On appeal, the Nolans contend that the district court erred in denying their new trial motion because: (1) no reasonable juror could have found for defendant Memphis City Schools on the negligence claim, for defendants Anderson and Henry on the assault, battery and outrageous conduct claims, and for defendants Anderson, Henry and the Memphis city schools on the § 1983 claims; (2) the jury instruction on the constitutional tort claim was in error; and (3) the court erred in its evidentiary rulings at trial by refusing to permit the Nolans to call Superintendent Johnson in rebuttal and by excluding testimony regarding why Anderson and Hicks were no longer working for Hamilton. Defendants Anderson, Henry, and the Memphis City Schools argue that the jury's verdicts were reasonable and the district court's jury instructions and evidentiary rulings proper.
The district court had subject-matter jurisdiction under 28 U.S.C. § 1331 because the Nolans' 42 U.S.C. § 1983 claims arose under federal law. The district court had supplemental jurisdiction over the related state law claims under 28 U.S.C. § 1367. This Court has appellate jurisdiction under 28 U.S.C. § 1291.
III. STANDARD OF REVIEW
The Nolans challenge the district court's denial of their new trial motion based on the reasonableness of the jury's verdicts and the propriety of the court's constitutional tort jury instruction and evidentiary rulings. This Court reviews a district court's denial of a party's motion for a new trial under an abuse of discretion standard. Morgan v. New York Life Ins. Co., 559 F.3d 425, 434 (6th Cir.2009). Reversal is only warranted if the Court has a “definite and firm conviction that the trial court committed a clear error of judgment.” Barnes v. Owens-Corning Fiberglas Corp., 201 F.3d 815, 820 (6th Cir.2000).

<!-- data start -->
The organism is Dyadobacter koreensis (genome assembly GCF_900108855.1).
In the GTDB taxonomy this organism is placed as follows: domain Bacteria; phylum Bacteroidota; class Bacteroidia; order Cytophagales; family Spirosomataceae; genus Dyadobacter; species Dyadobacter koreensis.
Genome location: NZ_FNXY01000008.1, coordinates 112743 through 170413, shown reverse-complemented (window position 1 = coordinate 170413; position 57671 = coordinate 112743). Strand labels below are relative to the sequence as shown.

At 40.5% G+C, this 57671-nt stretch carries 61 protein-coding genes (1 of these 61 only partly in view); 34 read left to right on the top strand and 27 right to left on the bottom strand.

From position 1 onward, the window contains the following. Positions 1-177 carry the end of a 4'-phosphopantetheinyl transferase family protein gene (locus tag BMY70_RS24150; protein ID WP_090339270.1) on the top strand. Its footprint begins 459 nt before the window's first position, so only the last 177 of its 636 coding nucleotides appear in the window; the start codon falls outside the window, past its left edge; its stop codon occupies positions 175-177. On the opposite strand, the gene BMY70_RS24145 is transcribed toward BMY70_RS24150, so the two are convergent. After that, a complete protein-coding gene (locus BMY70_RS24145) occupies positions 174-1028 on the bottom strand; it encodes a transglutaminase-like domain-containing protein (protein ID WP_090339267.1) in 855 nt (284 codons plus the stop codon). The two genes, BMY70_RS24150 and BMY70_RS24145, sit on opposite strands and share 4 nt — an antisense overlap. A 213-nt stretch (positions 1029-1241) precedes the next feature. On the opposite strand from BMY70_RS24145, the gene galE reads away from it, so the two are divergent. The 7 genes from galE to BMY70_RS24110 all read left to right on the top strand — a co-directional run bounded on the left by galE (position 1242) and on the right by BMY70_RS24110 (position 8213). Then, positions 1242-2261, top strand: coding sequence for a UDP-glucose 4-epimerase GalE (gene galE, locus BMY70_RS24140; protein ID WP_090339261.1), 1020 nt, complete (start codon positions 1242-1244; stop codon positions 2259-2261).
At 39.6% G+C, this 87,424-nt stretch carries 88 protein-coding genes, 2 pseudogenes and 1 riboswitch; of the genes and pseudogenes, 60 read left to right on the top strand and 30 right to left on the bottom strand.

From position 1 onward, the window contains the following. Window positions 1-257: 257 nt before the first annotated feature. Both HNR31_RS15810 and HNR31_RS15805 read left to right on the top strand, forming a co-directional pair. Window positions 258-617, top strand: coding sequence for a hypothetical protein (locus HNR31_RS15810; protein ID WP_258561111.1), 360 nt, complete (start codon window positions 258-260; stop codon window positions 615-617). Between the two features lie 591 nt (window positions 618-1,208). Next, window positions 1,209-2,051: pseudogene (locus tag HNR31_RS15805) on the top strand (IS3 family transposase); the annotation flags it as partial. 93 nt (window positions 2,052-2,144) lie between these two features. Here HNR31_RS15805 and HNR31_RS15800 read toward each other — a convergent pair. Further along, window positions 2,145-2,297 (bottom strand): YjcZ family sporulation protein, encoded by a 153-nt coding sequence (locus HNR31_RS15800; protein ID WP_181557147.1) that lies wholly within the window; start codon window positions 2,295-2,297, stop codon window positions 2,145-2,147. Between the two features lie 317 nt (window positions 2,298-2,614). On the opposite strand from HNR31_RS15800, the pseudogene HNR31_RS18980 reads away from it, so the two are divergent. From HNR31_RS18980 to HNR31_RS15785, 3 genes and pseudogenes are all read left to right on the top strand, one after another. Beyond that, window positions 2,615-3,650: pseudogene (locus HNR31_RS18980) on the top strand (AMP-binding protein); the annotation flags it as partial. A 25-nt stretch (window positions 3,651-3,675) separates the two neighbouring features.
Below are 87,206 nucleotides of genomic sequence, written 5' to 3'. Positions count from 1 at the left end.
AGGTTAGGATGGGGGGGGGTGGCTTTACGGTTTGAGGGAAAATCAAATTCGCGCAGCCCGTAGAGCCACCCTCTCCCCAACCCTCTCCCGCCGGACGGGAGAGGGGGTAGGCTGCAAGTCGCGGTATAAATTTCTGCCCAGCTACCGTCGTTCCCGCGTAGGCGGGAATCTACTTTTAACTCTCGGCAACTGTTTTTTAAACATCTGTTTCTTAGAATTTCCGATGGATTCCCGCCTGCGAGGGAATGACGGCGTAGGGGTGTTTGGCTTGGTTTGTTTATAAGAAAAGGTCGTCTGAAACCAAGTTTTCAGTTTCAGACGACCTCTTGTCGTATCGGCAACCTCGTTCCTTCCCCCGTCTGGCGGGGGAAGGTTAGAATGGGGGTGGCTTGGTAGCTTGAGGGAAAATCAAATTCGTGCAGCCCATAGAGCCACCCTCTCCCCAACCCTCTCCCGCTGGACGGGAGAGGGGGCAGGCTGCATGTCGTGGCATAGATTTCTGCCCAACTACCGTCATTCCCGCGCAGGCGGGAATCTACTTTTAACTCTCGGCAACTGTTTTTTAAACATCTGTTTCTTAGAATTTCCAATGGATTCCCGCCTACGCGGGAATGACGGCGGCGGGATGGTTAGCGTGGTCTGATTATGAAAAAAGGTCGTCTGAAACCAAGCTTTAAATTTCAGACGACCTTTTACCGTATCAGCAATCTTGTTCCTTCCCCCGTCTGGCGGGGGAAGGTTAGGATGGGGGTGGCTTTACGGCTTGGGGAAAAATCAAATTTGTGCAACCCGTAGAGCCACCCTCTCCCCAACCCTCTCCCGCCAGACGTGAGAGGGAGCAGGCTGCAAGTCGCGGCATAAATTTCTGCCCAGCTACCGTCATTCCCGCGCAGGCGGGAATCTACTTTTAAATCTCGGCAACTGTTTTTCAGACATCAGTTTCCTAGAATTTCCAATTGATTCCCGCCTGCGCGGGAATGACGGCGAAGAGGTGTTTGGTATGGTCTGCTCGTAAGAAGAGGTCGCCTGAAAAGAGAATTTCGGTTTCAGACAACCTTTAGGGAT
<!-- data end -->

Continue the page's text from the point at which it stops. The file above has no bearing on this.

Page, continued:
A court can set aside a jury's verdict and grant a new trial if the verdict is against the clear weight of the evidence; however, a new trial may not be granted on that basis unless the verdict was unreasonable. Taylor v. TECO Barge Line, Inc., 517 F.3d 372, 383 (6th Cir.2008). Therefore, “if a reasonable juror could reach the challenged verdict, a new trial is improper.” Barnes, 201 F.3d at 821. A verdict is not unreasonable merely because other inferences or conclusions could have been drawn or because other results are more reasonable. Strickland v. Owens Corning, 142 F.3d 353, 357 (6th Cir.1998).
Similarly, a district court's refusal to give a jury instruction is reviewed under an abuse of discretion standard. Taylor, 517 F.3d at 387. The Court considers the jury instructions as a whole “to determine whether they fairly and adequately submitted the issues and applicable law to the jury.” Arban v. West Pub. Corp., 345 F.3d 390, 404 (6th Cir.2003). A new trial is not required based on flaws in the jury instructions “unless the instructions, taken as a whole, are misleading or give an inadequate understanding of the law.” Id.
Finally, this Court reviews a district court's evidentiary rulings for abuse of discretion. Taylor, 517 F.3d at 378. Even if a district court's evidentiary ruling is erroneous, a new trial is not warranted if the abuse of discretion constituted harmless error. Id.; see Morales v. Am. Honda Motor Co., 151 F.3d 500, 514 (6th Cir.1998) (“Even if a mistake has been made regarding the admission or exclusion of evidence, a new trial will not be granted unless the evidence would have caused a different outcome at trial.”). “Broad discretion is given to district courts in determinations of admissibility ․ and those decisions will not be lightly overturned.” Tompkin v. Philip Morris USA, Inc., 362 F.3d 882, 897 (6th Cir.2004).
IV. LAW & ANALYSIS
A. Reasonableness of the Jury's Verdicts1. Assault and Battery
The Nolans contend that they were entitled to a new trial because no reasonable jury could have entered a verdict for Anderson and Henry on their assault and battery claims. Under Tennessee law, “assault” is defined as “any act tending to do corporal injury to another, accompanied with such circumstances as denote at the time an intention, coupled with the present ability, of using such actual violence against that person.” Huffman v. State, 200 Tenn. 487, 292 S.W.2d 738, 742 (1956) (overruled on other grounds by State v. Irvin, 603 S.W.2d 121, 123 (1989)); see also Vafaie v. Owens, No. 92C-1642, 1996 WL 502133, at *3 (Tenn.Ct.App. Sept. 6, 1996) (same). “Battery” is defined as “a touching of the person [of an individual] or something intimately associated with, or attached to, his person for an unlawful purpose.” Lewis v. Metro. Gen. Sessions Ct. for Nashville, 949 S.W.2d 696, 703 (Tenn.Crim.App.1996) (quoting Huffman, 292 S.W.2d at 742).